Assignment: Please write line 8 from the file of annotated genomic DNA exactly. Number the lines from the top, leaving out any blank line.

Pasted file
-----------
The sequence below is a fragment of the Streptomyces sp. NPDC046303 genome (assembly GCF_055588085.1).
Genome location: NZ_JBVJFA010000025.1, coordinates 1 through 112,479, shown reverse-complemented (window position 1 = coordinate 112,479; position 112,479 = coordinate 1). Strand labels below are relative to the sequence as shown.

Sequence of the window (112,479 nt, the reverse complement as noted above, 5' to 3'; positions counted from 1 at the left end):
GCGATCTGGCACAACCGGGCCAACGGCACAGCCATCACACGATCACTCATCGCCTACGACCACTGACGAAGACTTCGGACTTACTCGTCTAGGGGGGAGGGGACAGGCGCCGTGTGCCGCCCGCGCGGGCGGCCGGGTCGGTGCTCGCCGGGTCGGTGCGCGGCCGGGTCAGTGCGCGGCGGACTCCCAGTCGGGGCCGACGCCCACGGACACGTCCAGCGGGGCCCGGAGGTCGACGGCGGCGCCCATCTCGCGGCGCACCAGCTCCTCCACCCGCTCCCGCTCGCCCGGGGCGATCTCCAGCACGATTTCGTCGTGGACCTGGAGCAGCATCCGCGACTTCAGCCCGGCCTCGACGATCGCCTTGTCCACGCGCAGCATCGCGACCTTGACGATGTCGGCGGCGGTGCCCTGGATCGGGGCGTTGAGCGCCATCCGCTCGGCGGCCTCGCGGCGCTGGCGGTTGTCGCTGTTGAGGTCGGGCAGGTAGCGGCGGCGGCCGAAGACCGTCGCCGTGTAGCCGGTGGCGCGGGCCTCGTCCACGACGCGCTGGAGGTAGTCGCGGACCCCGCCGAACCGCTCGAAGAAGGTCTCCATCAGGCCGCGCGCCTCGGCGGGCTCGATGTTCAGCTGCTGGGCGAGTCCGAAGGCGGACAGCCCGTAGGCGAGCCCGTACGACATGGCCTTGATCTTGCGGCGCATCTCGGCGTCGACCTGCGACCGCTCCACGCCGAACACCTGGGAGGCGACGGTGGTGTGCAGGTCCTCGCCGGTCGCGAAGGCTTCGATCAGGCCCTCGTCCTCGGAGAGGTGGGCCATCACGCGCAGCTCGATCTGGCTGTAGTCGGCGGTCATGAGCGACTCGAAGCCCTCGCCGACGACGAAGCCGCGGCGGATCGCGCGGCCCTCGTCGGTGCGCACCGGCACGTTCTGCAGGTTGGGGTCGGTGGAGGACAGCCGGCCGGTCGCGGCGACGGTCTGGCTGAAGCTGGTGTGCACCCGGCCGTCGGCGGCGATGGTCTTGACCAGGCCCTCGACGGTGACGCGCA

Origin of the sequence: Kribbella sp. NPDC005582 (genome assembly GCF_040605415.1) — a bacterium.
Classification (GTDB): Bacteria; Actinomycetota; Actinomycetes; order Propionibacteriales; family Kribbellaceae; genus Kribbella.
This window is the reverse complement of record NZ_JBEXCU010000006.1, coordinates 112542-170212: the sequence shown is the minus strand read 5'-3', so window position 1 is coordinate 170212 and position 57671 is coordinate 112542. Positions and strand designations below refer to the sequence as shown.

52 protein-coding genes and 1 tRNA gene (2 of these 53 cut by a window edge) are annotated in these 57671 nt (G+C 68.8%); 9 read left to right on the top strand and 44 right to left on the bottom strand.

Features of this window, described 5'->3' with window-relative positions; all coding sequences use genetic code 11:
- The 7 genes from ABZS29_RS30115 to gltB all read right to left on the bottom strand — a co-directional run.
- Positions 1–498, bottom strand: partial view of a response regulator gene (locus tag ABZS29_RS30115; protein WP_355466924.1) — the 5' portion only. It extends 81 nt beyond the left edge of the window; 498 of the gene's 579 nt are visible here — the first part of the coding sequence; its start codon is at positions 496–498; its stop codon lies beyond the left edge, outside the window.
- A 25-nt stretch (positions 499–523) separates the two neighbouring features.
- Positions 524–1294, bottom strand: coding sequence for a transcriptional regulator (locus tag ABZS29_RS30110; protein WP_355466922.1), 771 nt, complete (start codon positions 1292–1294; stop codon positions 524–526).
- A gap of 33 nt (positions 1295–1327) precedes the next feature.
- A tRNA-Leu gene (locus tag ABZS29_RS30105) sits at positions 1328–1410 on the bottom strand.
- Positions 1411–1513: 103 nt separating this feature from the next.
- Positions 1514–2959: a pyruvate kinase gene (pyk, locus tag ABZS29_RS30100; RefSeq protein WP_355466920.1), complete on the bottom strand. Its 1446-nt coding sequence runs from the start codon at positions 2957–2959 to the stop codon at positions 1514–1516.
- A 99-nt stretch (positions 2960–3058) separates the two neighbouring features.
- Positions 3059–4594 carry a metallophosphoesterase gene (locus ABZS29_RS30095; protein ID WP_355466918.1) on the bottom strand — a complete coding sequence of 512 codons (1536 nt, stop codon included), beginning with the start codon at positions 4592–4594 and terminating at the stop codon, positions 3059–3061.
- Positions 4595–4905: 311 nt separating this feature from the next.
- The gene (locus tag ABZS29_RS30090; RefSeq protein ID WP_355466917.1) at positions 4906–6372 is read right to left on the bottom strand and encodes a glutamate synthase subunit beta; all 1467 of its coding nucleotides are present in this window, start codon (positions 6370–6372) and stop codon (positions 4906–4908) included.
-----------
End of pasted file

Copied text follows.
52 protein-coding genes and 1 tRNA gene (2 of these 53 cut by a window edge) are annotated in these 57671 nt (G+C 68.8%); 9 read left to right on the top strand and 44 right to left on the bottom strand.